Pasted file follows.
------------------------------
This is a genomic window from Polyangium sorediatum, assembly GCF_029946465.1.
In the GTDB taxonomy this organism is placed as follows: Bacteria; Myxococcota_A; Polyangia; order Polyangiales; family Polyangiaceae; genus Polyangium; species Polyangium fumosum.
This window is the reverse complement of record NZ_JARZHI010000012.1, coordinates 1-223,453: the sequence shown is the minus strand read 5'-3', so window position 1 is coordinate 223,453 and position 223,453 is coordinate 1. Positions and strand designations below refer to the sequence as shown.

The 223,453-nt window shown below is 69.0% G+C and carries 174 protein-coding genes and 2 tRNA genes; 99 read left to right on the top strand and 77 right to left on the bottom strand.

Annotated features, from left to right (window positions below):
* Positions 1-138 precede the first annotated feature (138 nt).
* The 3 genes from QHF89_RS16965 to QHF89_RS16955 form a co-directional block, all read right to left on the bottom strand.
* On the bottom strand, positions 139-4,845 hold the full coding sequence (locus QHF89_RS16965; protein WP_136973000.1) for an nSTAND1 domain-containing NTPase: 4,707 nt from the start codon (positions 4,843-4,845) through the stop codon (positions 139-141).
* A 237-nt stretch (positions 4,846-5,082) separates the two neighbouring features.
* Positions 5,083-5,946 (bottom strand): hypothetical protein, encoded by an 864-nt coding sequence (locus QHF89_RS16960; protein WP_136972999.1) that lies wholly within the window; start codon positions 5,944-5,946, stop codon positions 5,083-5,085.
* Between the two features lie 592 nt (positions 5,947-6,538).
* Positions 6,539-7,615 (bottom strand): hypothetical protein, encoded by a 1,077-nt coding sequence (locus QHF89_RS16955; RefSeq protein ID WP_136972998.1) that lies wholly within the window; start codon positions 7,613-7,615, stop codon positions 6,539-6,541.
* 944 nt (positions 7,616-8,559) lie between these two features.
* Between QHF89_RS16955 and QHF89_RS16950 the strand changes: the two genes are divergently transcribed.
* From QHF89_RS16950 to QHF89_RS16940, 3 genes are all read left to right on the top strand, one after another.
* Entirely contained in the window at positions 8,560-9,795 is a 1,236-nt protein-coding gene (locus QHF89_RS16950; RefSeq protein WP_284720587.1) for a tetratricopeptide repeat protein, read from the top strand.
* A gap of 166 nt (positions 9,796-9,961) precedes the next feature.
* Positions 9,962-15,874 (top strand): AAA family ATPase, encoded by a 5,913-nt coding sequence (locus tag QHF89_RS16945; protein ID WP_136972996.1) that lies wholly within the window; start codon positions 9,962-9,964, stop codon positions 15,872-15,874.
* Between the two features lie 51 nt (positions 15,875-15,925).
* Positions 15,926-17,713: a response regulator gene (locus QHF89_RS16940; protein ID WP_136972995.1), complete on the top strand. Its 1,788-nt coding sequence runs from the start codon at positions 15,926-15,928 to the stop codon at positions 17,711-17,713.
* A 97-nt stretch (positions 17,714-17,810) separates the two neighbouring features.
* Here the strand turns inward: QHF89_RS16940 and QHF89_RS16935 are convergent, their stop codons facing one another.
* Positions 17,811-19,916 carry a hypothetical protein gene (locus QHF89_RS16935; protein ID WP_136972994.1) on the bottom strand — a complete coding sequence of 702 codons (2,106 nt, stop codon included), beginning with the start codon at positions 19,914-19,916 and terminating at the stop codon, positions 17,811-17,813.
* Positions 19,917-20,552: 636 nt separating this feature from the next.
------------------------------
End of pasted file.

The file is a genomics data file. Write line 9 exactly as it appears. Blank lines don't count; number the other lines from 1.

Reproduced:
* A 237-nt stretch (positions 4,846-5,082) separates the two neighbouring features.